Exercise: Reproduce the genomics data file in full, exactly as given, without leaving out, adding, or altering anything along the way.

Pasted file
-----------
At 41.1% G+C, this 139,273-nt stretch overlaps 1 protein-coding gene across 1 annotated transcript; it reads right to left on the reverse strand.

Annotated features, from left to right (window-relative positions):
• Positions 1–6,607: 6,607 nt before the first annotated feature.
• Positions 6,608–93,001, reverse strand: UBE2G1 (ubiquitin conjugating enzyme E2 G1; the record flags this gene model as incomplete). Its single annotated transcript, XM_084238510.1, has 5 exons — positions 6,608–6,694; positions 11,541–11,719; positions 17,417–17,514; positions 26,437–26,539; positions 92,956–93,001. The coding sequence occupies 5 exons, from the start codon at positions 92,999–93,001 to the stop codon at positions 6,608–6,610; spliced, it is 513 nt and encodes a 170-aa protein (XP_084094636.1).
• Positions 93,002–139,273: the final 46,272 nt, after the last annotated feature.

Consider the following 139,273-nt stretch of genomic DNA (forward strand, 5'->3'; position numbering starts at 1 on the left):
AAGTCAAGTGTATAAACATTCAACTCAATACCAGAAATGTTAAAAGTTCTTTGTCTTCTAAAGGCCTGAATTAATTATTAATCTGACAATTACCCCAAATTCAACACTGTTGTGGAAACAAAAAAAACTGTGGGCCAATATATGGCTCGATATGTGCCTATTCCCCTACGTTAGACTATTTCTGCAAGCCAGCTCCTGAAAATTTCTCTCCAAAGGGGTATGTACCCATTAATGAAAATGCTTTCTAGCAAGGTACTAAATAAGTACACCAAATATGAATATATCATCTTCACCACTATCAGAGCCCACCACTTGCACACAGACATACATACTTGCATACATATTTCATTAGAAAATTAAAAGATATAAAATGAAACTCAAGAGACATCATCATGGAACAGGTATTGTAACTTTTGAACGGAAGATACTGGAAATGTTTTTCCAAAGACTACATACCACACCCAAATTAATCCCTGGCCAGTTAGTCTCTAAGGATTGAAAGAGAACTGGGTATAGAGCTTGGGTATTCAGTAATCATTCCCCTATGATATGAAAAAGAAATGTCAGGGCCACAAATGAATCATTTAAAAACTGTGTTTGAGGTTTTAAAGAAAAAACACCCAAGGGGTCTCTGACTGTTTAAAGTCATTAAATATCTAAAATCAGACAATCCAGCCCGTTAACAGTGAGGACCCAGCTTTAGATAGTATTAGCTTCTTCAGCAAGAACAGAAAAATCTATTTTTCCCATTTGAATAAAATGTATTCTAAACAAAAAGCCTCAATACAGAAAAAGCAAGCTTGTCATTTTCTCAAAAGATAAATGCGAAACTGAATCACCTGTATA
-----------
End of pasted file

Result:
At 41.1% G+C, this 139,273-nt stretch overlaps 1 protein-coding gene across 1 annotated transcript; it reads right to left on the reverse strand.

Annotated features, from left to right (window-relative positions):
• Positions 1–6,607: 6,607 nt before the first annotated feature.
• Positions 6,608–93,001, reverse strand: UBE2G1 (ubiquitin conjugating enzyme E2 G1; the record flags this gene model as incomplete). Its single annotated transcript, XM_084238510.1, has 5 exons — positions 6,608–6,694; positions 11,541–11,719; positions 17,417–17,514; positions 26,437–26,539; positions 92,956–93,001. The coding sequence occupies 5 exons, from the start codon at positions 92,999–93,001 to the stop codon at positions 6,608–6,610; spliced, it is 513 nt and encodes a 170-aa protein (XP_084094636.1).
• Positions 93,002–139,273: the final 46,272 nt, after the last annotated feature.

Consider the following 139,273-nt stretch of genomic DNA (forward strand, 5'->3'; position numbering starts at 1 on the left):
AAGTCAAGTGTATAAACATTCAACTCAATACCAGAAATGTTAAAAGTTCTTTGTCTTCTAAAGGCCTGAATTAATTATTAATCTGACAATTACCCCAAATTCAACACTGTTGTGGAAACAAAAAAAACTGTGGGCCAATATATGGCTCGATATGTGCCTATTCCCCTACGTTAGACTATTTCTGCAAGCCAGCTCCTGAAAATTTCTCTCCAAAGGGGTATGTACCCATTAATGAAAATGCTTTCTAGCAAGGTACTAAATAAGTACACCAAATATGAATATATCATCTTCACCACTATCAGAGCCCACCACTTGCACACAGACATACATACTTGCATACATATTTCATTAGAAAATTAAAAGATATAAAATGAAACTCAAGAGACATCATCATGGAACAGGTATTGTAACTTTTGAACGGAAGATACTGGAAATGTTTTTCCAAAGACTACATACCACACCCAAATTAATCCCTGGCCAGTTAGTCTCTAAGGATTGAAAGAGAACTGGGTATAGAGCTTGGGTATTCAGTAATCATTCCCCTATGATATGAAAAAGAAATGTCAGGGCCACAAATGAATCATTTAAAAACTGTGTTTGAGGTTTTAAAGAAAAAACACCCAAGGGGTCTCTGACTGTTTAAAGTCATTAAATATCTAAAATCAGACAATCCAGCCCGTTAACAGTGAGGACCCAGCTTTAGATAGTATTAGCTTCTTCAGCAAGAACAGAAAAATCTATTTTTCCCATTTGAATAAAATGTATTCTAAACAAAAAGCCTCAATACAGAAAAAGCAAGCTTGTCATTTTCTCAAAAGATAAATGCGAAACTGAATCACCTGTATA